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Primary Congenital Glaucoma (cont.)


The most favorable outcome is seen in infants who undergo surgery between the second and eighth month of life. As the child gets older, surgery tends to be less effective in preserving vision.

IOP is a significant factor in determining the child's future vision. However, even when IOP is well controlled, about half of children do not achieve vision better than 20/50. Reduced vision may result from the following:

  • Corneal swelling: The cornea may remain swollen for weeks even after successfully reducing IOP. This swelling can affect vision.
  • Nystagmus: The eye repeatedly moves up and down and/or from side to side. This continuous drifting of the eye can cause vision to become unstable or blurry.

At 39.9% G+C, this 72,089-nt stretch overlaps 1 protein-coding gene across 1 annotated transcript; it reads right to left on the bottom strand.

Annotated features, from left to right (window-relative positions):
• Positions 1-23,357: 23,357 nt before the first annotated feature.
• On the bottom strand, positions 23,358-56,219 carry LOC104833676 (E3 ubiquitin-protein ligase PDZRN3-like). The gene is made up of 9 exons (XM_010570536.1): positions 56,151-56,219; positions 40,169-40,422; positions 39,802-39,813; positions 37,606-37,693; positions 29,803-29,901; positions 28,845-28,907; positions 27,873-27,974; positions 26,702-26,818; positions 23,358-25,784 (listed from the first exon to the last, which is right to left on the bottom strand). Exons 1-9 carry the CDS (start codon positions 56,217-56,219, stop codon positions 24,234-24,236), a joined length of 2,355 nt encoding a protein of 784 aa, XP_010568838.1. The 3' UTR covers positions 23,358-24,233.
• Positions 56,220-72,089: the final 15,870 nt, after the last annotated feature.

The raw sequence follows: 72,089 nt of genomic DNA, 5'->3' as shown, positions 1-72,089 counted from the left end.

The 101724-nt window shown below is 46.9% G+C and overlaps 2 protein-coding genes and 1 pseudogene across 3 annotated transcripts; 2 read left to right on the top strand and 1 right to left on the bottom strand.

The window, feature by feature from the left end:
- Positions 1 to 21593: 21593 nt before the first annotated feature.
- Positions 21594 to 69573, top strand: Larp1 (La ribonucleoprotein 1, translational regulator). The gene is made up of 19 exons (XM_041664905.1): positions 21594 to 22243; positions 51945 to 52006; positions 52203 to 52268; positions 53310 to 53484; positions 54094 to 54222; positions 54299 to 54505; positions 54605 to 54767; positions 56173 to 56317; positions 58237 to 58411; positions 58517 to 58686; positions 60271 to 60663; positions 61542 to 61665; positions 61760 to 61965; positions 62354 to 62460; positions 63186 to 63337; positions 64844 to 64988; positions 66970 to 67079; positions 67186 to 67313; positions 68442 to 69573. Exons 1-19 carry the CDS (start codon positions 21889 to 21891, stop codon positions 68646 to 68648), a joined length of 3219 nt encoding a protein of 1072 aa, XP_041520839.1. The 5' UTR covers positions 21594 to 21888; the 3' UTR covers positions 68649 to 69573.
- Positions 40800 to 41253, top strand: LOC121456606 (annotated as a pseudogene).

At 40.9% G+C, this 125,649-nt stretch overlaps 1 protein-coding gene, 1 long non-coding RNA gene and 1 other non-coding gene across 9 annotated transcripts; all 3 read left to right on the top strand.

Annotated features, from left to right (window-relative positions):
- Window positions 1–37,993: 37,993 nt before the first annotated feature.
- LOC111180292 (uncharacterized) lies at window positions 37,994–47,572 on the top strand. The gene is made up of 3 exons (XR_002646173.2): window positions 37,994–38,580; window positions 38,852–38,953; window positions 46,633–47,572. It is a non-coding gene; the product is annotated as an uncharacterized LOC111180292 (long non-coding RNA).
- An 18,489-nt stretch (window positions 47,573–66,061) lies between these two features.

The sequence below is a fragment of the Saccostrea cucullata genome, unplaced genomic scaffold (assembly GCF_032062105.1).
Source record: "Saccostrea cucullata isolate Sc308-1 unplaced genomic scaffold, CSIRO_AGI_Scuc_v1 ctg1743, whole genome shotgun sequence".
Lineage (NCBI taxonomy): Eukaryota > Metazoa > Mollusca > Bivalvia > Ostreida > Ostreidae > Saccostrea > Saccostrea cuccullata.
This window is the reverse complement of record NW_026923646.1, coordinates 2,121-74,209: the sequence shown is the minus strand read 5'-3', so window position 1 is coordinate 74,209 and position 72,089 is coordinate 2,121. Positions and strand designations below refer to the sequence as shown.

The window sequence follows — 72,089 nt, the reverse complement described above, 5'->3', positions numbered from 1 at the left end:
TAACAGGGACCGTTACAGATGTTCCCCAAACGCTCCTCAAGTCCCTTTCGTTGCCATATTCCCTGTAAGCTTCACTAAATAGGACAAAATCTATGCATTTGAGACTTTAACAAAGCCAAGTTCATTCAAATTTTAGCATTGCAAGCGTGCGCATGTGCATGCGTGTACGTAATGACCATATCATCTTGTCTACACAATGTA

• Amblyopia (also known as lazy eye): Vision is impaired and cannot be corrected with glasses.
  • Large refractive errors: Vision is impaired but can usually be corrected with glasses. For large refractive errors, a very powerful lens is often needed to improve vision.

The worst prognosis occurs in infants with elevated pressures and cloudy corneas that are present at birth.

Medically Reviewed by a Doctor on 8/14/2014
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Read What Your Physician is Reading on Medscape

Glaucoma, Primary Congenital »

By definition, primary congenital glaucoma is present at birth; however, its manifestations may not be recognized until infancy or early childhood.

Read More on Medscape Reference »

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